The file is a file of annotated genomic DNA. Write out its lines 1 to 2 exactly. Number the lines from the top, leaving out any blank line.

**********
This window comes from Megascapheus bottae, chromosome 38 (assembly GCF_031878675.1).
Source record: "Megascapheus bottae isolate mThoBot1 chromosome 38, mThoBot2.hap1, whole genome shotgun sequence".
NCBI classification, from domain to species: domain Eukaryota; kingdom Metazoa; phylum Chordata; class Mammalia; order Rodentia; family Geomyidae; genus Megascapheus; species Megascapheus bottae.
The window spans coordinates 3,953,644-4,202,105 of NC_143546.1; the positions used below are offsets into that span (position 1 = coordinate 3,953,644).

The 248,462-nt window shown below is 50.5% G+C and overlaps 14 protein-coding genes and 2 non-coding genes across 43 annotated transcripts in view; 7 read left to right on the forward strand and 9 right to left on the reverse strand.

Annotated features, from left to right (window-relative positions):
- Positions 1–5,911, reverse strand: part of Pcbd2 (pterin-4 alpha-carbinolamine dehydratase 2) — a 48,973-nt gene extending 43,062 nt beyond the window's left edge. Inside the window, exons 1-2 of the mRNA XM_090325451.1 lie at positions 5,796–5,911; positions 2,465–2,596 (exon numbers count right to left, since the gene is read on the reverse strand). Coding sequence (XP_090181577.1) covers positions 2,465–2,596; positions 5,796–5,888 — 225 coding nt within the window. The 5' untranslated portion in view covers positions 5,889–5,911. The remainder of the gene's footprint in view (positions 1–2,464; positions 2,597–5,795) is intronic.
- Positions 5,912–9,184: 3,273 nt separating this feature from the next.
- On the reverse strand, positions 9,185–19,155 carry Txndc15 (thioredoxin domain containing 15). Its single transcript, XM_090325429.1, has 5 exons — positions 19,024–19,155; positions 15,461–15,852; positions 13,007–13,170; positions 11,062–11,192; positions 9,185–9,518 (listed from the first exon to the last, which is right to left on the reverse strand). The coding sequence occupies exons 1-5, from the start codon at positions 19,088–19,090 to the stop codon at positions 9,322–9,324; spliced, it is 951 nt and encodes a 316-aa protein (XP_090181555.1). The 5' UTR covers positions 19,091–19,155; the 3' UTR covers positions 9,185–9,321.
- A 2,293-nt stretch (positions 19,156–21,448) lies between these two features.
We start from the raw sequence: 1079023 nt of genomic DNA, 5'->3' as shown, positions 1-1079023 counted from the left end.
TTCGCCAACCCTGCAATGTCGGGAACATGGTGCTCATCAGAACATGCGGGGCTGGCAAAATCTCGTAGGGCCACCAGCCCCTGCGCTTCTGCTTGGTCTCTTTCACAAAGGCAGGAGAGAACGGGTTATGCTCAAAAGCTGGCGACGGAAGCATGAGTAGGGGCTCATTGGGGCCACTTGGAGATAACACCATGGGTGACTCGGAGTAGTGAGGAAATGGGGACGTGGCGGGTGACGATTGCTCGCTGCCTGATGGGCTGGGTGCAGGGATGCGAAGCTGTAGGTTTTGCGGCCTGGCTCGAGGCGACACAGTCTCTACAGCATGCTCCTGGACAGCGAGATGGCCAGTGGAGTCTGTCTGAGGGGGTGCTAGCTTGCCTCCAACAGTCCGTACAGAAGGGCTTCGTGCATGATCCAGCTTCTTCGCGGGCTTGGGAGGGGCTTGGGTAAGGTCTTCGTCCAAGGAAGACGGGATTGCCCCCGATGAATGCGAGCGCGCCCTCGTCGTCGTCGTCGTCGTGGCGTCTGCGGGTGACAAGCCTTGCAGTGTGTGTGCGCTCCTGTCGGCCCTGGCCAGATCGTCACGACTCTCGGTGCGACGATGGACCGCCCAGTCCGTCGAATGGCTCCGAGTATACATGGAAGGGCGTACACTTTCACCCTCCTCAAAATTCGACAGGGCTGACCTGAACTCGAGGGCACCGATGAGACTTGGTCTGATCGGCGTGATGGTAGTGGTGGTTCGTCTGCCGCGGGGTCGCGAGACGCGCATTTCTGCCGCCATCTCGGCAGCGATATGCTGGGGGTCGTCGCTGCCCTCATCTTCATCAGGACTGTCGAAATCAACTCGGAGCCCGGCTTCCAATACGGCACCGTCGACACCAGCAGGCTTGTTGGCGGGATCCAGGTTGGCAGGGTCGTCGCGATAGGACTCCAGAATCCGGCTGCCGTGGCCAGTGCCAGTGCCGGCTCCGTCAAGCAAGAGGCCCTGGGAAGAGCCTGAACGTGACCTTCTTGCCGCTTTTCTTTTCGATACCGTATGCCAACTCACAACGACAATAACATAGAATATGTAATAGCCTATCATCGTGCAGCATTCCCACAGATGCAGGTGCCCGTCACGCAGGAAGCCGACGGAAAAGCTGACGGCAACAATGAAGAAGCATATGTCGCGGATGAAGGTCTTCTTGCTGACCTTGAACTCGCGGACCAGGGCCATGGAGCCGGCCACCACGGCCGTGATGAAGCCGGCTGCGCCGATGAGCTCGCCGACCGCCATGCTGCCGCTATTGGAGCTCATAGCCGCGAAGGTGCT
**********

This window comes from Megascapheus bottae, chromosome 38 (assembly GCF_031878675.1).
Source record: "Megascapheus bottae isolate mThoBot1 chromosome 38, mThoBot2.hap1, whole genome shotgun sequence".